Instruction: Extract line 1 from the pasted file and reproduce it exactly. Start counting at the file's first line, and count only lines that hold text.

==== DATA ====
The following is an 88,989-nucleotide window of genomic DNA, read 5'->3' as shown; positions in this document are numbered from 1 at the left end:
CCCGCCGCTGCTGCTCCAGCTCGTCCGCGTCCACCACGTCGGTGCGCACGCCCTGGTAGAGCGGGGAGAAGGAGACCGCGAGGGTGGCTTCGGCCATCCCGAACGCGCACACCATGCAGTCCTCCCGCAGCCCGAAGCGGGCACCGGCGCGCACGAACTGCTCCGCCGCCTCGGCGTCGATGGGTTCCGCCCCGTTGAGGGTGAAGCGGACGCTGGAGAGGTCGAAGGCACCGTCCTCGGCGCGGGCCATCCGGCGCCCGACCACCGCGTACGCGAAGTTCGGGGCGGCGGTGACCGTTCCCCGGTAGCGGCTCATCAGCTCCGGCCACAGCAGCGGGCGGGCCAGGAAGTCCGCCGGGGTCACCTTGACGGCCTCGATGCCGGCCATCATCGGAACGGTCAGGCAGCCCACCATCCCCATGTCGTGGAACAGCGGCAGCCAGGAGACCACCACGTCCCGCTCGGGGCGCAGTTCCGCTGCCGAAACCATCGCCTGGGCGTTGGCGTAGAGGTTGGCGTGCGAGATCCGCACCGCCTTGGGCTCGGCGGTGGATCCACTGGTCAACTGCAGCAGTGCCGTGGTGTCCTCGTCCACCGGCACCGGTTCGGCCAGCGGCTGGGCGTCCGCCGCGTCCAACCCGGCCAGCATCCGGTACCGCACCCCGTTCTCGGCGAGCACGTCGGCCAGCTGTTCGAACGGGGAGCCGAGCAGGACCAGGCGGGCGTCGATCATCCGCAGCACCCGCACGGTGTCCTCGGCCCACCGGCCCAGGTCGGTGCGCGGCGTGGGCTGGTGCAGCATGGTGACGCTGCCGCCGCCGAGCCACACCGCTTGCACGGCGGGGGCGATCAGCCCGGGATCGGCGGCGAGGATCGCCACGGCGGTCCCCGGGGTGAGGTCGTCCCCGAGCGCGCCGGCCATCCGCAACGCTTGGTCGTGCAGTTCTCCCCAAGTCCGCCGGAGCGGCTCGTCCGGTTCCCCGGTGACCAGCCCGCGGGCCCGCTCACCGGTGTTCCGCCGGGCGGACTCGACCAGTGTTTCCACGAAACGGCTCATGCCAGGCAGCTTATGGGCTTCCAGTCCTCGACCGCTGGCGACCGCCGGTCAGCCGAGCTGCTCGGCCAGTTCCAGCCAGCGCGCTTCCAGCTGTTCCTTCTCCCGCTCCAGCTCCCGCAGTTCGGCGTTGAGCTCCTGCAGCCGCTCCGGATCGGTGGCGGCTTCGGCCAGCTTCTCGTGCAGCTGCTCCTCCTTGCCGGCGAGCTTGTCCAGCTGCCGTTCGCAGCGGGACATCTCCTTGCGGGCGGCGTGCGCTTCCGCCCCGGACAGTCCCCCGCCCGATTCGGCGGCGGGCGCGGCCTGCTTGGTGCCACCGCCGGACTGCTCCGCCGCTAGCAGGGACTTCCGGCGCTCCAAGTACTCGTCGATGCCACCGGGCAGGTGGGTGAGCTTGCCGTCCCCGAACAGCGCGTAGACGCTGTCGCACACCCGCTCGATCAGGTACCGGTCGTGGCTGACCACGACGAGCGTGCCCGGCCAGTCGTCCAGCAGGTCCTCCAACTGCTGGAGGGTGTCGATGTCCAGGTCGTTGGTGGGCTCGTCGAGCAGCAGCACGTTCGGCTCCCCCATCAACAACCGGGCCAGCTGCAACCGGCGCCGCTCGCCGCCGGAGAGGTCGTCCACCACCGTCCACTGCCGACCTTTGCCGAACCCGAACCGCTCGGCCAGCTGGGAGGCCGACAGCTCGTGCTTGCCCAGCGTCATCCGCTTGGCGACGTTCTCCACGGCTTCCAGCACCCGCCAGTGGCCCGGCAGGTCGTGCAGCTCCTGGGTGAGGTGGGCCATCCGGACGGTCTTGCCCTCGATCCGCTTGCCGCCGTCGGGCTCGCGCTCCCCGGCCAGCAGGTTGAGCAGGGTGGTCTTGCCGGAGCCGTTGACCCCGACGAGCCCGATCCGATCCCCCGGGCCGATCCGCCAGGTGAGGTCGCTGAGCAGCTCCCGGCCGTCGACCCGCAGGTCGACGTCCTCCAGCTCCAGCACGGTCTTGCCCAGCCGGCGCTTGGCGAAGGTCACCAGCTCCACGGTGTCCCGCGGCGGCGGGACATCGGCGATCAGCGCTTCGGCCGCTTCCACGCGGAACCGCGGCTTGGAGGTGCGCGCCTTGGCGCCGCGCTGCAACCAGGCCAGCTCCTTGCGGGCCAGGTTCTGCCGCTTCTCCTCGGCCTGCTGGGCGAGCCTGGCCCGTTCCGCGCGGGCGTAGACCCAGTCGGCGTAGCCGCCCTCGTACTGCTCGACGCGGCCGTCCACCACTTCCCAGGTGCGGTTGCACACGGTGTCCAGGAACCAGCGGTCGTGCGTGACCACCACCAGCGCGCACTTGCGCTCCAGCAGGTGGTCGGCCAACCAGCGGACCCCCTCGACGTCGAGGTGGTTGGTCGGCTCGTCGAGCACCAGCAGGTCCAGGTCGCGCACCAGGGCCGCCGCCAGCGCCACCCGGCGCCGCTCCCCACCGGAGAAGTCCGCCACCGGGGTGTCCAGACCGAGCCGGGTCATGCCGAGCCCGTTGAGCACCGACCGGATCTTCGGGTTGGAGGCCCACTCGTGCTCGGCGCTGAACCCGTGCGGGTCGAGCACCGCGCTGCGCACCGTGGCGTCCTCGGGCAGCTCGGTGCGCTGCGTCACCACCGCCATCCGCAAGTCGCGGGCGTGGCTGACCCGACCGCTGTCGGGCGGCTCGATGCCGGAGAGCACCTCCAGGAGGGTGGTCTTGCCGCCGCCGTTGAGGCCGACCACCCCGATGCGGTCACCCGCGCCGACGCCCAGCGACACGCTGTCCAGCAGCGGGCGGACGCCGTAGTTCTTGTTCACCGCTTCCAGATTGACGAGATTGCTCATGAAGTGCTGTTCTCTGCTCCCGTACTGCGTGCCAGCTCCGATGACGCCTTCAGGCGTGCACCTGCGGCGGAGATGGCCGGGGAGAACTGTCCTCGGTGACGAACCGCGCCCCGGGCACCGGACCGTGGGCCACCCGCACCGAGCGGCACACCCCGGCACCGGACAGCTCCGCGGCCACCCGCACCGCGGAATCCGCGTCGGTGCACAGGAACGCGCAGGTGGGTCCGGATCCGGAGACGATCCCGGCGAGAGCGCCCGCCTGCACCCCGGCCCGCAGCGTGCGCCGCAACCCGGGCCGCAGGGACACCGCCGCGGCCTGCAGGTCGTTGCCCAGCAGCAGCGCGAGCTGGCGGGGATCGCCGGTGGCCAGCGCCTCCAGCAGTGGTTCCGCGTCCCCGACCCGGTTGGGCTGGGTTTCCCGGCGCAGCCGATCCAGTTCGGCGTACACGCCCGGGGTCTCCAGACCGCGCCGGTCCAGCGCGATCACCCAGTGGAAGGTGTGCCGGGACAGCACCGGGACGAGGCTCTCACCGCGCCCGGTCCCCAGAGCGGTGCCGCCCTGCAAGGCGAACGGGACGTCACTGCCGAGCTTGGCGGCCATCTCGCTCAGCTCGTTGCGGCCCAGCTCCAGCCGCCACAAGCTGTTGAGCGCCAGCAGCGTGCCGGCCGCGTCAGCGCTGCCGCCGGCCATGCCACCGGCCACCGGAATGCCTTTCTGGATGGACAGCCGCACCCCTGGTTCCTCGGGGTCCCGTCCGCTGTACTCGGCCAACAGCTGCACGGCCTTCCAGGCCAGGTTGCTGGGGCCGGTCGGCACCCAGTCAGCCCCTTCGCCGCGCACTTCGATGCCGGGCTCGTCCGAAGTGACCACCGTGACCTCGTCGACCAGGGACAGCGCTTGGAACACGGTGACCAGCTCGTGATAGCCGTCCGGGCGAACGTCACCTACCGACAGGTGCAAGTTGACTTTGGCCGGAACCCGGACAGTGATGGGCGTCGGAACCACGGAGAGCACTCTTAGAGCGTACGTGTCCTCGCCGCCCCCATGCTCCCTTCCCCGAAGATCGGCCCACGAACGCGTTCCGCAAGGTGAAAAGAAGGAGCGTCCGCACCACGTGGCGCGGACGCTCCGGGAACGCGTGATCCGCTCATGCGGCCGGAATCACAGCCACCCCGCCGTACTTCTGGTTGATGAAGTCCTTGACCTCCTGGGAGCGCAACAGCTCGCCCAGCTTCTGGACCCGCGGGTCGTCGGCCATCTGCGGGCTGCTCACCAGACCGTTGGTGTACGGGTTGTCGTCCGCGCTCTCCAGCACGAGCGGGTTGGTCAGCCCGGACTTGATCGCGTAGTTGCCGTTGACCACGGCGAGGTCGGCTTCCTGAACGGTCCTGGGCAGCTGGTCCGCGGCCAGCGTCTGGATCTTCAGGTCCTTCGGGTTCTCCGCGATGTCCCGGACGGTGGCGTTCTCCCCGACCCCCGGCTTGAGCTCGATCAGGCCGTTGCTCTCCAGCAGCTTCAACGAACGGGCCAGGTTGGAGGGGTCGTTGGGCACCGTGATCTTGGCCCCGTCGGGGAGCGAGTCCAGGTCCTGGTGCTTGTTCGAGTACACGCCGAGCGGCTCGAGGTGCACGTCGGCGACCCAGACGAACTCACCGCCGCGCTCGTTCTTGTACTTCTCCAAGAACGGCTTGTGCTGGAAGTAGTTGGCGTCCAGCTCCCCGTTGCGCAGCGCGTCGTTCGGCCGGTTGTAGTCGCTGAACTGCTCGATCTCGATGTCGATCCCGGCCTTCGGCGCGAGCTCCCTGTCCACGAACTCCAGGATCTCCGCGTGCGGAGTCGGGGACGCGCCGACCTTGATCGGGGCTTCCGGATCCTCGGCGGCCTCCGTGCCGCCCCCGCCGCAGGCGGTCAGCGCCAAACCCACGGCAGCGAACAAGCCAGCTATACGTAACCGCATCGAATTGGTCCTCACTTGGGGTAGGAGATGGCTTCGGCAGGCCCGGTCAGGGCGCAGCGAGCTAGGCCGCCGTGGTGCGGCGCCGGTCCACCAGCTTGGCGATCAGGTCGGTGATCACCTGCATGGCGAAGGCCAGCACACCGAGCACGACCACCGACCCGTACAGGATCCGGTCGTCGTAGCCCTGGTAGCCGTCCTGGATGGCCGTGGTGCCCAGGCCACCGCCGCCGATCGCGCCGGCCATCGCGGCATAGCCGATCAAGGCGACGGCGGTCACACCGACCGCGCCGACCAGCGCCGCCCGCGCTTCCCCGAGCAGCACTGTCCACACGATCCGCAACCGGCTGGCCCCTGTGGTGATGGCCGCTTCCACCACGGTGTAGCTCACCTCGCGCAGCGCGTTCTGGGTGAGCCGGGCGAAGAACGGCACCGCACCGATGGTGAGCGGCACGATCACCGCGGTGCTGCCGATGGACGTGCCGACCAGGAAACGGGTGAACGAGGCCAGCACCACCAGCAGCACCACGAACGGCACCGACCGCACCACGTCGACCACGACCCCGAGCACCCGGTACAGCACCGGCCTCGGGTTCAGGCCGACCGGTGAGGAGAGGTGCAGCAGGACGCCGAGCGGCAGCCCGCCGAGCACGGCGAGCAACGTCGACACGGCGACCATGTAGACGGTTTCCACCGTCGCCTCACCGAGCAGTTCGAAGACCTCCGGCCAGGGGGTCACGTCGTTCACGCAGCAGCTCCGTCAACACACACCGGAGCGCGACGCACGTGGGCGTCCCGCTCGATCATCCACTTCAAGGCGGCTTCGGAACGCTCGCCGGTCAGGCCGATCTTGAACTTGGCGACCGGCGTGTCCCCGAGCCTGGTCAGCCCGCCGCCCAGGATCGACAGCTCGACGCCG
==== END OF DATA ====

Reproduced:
The following is an 88,989-nucleotide window of genomic DNA, read 5'->3' as shown; positions in this document are numbered from 1 at the left end: